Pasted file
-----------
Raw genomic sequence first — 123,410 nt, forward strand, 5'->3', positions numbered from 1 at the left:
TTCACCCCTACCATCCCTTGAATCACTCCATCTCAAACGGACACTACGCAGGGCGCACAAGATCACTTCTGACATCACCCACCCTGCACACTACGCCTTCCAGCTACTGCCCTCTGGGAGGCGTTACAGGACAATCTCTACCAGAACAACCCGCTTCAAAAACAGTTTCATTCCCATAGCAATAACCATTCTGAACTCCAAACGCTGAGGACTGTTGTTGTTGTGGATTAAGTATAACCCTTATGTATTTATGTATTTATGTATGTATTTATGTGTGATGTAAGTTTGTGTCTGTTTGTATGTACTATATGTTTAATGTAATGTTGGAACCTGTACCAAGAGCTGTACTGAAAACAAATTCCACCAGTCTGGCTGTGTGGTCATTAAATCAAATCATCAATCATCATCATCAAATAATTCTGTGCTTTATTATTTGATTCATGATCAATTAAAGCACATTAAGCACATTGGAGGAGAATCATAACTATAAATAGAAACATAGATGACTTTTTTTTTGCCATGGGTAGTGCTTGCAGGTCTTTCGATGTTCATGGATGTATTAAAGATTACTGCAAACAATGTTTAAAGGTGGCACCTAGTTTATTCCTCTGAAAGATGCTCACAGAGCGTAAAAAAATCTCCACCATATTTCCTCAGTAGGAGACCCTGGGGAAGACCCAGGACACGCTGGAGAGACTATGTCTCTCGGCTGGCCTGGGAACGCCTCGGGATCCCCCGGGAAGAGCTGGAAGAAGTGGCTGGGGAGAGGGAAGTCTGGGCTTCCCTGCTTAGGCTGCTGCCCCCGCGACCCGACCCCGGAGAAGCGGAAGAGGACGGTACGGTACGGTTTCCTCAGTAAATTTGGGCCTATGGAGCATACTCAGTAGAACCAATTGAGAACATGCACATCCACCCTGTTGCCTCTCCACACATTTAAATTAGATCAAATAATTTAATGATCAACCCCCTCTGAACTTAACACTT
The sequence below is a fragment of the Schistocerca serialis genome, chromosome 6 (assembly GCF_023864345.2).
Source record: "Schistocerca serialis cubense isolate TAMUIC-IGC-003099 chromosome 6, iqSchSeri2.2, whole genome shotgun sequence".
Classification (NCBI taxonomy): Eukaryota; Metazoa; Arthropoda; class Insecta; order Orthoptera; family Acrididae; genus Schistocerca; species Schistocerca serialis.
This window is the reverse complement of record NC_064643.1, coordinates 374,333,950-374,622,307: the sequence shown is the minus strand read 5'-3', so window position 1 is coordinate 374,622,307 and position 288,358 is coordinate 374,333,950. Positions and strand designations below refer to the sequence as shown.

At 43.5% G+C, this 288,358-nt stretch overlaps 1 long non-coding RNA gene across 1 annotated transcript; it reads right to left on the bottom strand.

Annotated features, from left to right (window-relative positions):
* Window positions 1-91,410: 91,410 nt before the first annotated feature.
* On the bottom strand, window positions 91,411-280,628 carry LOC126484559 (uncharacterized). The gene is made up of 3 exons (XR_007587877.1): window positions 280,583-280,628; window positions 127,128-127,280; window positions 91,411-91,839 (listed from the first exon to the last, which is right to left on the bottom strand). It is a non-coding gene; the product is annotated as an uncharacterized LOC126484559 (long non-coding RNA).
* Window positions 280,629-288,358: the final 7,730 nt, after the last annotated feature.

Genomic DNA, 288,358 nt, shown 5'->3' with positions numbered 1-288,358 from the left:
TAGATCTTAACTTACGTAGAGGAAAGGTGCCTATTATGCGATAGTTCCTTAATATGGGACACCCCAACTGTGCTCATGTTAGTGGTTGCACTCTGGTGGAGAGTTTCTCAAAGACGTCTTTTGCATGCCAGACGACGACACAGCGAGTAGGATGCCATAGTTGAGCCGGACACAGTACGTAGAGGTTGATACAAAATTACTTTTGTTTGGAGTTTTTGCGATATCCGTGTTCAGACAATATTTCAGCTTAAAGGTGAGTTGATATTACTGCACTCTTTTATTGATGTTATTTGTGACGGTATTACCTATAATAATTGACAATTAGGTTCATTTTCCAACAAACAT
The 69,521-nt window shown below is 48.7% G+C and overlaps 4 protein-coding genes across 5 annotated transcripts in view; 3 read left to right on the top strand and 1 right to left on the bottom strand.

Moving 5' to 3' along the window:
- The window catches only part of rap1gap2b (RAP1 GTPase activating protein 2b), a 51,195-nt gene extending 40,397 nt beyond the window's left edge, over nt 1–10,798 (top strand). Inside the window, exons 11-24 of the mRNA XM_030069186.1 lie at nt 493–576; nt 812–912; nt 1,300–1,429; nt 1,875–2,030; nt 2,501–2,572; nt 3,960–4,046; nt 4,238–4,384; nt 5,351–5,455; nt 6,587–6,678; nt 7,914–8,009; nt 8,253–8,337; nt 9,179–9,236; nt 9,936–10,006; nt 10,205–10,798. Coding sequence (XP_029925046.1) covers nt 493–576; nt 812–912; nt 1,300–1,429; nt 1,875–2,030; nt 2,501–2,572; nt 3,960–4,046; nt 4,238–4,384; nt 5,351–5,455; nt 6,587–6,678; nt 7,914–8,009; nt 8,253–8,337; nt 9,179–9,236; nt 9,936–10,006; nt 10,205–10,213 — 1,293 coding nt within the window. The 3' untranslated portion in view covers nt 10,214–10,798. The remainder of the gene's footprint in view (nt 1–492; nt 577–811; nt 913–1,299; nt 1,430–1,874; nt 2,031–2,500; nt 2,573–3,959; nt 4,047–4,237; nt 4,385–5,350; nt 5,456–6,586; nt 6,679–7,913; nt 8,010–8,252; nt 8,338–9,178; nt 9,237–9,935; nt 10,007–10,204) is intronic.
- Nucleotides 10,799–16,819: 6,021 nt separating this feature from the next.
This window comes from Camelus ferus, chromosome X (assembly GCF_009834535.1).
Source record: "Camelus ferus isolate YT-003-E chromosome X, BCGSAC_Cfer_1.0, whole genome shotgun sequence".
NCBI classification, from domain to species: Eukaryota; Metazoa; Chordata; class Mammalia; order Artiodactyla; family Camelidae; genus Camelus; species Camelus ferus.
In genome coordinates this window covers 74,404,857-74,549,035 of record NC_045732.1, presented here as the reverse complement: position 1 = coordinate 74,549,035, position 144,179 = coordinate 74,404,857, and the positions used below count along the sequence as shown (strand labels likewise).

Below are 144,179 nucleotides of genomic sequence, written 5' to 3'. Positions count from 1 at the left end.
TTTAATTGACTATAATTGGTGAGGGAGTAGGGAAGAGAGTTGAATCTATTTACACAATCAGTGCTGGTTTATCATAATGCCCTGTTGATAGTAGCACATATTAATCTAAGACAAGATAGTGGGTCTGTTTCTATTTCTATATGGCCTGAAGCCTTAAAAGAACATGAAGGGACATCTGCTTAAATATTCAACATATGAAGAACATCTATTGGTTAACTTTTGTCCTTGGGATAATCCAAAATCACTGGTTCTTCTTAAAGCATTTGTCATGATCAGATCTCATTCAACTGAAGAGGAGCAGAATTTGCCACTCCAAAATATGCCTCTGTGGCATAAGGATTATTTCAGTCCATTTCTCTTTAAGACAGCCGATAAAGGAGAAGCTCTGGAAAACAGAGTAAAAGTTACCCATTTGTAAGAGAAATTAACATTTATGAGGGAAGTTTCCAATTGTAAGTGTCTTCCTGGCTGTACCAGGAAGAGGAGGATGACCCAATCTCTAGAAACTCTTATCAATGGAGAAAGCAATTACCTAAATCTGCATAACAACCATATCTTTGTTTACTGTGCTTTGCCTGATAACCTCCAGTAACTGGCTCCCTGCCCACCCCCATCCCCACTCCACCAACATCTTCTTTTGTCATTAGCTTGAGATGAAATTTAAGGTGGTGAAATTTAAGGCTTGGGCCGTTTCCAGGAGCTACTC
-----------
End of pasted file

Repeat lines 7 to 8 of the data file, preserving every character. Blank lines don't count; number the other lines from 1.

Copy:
At 43.5% G+C, this 288,358-nt stretch overlaps 1 long non-coding RNA gene across 1 annotated transcript; it reads right to left on the bottom strand.

Annotated features, from left to right (window-relative positions):